'I had an inkling Lagaan would work in a big way'
After his first two films (Pehla Nasha and Baazi) bombed at the box office, director Ashutosh Gowariker took a five-year break and wrote a script that was rejected outright by many bigwigs in the film industry. Finally, Aamir Khan decided to give it a shot, and now, we are celebrating 10 years of its undoubted success.
Yes, we're talking about the Oscar-nominated blockbuster, Lagaan. After chasing the director for a month, Sonil Dedhia and Abhishek Mande finally caught up with Gowariker.
Lagaan and Gadar released on the same day and both had a patriotic theme, but Lagaan was not jingoistic like Gadar. Was it a conscious effort to draw a line between being patriotic and being jingoistic?
The basic plot of Lagaan is this group of people who are oppressed and have no desire to fight against anything because they are just trying to survive. In that scenario when they have to pay the lagaan, the only way they can retaliate is in a non-violent way. Bhuvan, the protagonist, thought winning a game of cricket was a very subtle way of trying to achieve the goal. When you are showing this, you cannot have jingoism.
The film is not about cricket. It's about society. The emotional drive of the film is very strong and it's reflected in Bhuvan's saying, "Don't think this is a game of cricket. It's a game of survival." This is the driving force of the movie.
Image: Ashutosh Gowariker with Aamir Khan
Photographs: Hitesh Harisinghani/Rediff.com
'The oppressed standing up to oppressor touched a chord with audiences'
I needed a sport which has planning in it, which is dependent on weather and where within the team there are three different armies -- the batsman, the bowlers and the fielders. All the characters had different occupations and these were adapted to the sport. It could as well have been football, but that wouldn't have been as interesting as cricket because it has only one target -- to hit the goal.
Was the cricket the reason the movie was so successful all over the world?
I think the movie clicked because people wanted to see how the characters were going to solve such a huge task. The oppressed standing against the oppressor is a universal theme. At some point of time every nation has gone through this situation, so that connected audiences to the movie. I remember that at the screening at the Locarno film festival, 8,000 people were watching the film and I was worried that none of them had any clue about cricket.
I introduced the character of Ram Singh, the interpreter, because he was like a rule book of cricket who was explaining things to people who didn't know anything, or had little knowledge, about the sport.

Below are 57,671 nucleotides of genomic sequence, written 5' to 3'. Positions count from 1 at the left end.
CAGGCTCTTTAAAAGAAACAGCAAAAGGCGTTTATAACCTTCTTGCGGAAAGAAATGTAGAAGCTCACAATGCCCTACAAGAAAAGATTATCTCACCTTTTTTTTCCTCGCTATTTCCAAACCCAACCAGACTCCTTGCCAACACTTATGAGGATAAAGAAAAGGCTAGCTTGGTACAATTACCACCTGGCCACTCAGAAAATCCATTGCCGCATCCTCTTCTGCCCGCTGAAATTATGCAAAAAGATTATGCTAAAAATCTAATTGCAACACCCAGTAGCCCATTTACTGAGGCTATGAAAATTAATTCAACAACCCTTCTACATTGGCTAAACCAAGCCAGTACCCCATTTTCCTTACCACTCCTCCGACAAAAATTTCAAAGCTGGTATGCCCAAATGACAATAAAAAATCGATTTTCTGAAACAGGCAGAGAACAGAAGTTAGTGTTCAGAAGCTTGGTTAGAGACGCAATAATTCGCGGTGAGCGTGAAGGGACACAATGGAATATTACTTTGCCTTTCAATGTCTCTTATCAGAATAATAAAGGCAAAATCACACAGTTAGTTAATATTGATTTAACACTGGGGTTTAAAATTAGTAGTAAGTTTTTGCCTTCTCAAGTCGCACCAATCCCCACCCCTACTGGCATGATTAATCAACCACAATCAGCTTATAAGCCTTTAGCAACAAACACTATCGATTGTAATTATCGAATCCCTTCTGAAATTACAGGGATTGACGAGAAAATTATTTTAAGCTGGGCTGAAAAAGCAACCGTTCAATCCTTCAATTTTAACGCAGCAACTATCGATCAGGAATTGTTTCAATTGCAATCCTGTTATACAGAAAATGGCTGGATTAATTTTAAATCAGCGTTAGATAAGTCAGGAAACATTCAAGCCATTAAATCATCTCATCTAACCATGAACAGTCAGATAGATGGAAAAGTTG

Image: A still from Lagaan
'Lagaan's success infused me with a different kind of confidence'
How did you evolve as a filmmaker and storyteller after Lagaan?
When Lagaan succeeded it infused me with a different kind of confidence and courage. It was a film that almost didn't get made and once it was made, the audience accepted it so it proved that audiences were ready for a different kind of cinema. It gave me the confidence to make movies like Swades, Jodhaa Akbar, What's Your Raashee. My films are different in content and some might work and some won't.
Were you at any point of time unsure about its success?
The day I wrote the script I had an inkling that it would work in a big way. It was a Eureka! moment. When I hit upon the idea I knew I had something that was interesting and different. The important part was to get the right people on board. The day Aamir gave his nod as an actor and later as a producer, I knew that half my battle is won because I knew he would not compromise on any grounds.
So be it art direction, cinematography or costume design we had a fabulous team that came together.
Even in post-production there were was Saluja (the editor) or Rahman (who did the background score). So I was very excitedly finishing the film and never had a thought whether it would work or not.
Image: A still from Lagaan
'I knew I'd won half the battle when Aamir came onboard'
Is Lagaan the film you would like to be known for?
It would be one of them. When you make a movie, you cannot plan whether it is going to be successful or not. I would love to be remembered for What's Your Rashee and Khelein Hum Je Jaan Se too.
Can you describe the first day of shooting?
(Laughs) It took us quite a few takes to finalise it. It was a very tricky shot because the camera was on the crane, and it had to come off the ground and on Suhasini Mulay's head. The crane was faulty because of the wind so it was the first taste of what to expect. It was a very amazing moment for me. It was the first scene of the script I had written.
What was it like promoting a film 10 years ago?
When you're promoting a movie you do the same things in every generation. What increases or what gets added on is the numerous media vehicles. We didn't have so many news channels; we didn't have so much of international channels. So our promotional docket was the same. Maybe it was the same during Mother India. But the media increased!
What would you say were your five greatest learnings from Lagaan?
I can't quantify them
If you were to, what would they be?
(It would be) the aspect of courage (and) the aspect of willing to try new and different things.
Image: Movie poster of Lagaan